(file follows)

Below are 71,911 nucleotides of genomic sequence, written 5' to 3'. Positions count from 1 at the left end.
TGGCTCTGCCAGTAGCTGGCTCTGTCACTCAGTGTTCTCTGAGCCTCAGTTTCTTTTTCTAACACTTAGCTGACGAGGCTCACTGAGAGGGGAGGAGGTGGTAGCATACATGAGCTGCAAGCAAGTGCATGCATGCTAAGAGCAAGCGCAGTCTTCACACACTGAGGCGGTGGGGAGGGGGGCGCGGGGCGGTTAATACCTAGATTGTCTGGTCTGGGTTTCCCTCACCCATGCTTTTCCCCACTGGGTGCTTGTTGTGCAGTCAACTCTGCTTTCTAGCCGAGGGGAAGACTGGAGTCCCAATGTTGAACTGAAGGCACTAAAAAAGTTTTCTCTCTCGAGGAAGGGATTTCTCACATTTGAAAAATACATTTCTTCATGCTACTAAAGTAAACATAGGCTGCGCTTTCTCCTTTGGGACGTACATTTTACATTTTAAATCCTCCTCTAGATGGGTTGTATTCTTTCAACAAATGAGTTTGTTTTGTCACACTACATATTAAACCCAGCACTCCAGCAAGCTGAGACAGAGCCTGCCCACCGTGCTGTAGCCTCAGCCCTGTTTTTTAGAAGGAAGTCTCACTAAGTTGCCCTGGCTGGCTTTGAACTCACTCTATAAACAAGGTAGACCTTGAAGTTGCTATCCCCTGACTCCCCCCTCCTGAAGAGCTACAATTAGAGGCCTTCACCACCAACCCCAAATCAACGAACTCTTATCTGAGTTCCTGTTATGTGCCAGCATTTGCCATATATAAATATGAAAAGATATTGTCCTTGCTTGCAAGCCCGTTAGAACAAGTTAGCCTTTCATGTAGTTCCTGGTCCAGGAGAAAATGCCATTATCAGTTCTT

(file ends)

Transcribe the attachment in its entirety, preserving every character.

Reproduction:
Below are 71,911 nucleotides of genomic sequence, written 5' to 3'. Positions count from 1 at the left end.
TGGCTCTGCCAGTAGCTGGCTCTGTCACTCAGTGTTCTCTGAGCCTCAGTTTCTTTTTCTAACACTTAGCTGACGAGGCTCACTGAGAGGGGAGGAGGTGGTAGCATACATGAGCTGCAAGCAAGTGCATGCATGCTAAGAGCAAGCGCAGTCTTCACACACTGAGGCGGTGGGGAGGGGGGCGCGGGGCGGTTAATACCTAGATTGTCTGGTCTGGGTTTCCCTCACCCATGCTTTTCCCCACTGGGTGCTTGTTGTGCAGTCAACTCTGCTTTCTAGCCGAGGGGAAGACTGGAGTCCCAATGTTGAACTGAAGGCACTAAAAAAGTTTTCTCTCTCGAGGAAGGGATTTCTCACATTTGAAAAATACATTTCTTCATGCTACTAAAGTAAACATAGGCTGCGCTTTCTCCTTTGGGACGTACATTTTACATTTTAAATCCTCCTCTAGATGGGTTGTATTCTTTCAACAAATGAGTTTGTTTTGTCACACTACATATTAAACCCAGCACTCCAGCAAGCTGAGACAGAGCCTGCCCACCGTGCTGTAGCCTCAGCCCTGTTTTTTAGAAGGAAGTCTCACTAAGTTGCCCTGGCTGGCTTTGAACTCACTCTATAAACAAGGTAGACCTTGAAGTTGCTATCCCCTGACTCCCCCCTCCTGAAGAGCTACAATTAGAGGCCTTCACCACCAACCCCAAATCAACGAACTCTTATCTGAGTTCCTGTTATGTGCCAGCATTTGCCATATATAAATATGAAAAGATATTGTCCTTGCTTGCAAGCCCGTTAGAACAAGTTAGCCTTTCATGTAGTTCCTGGTCCAGGAGAAAATGCCATTATCAGTTCTT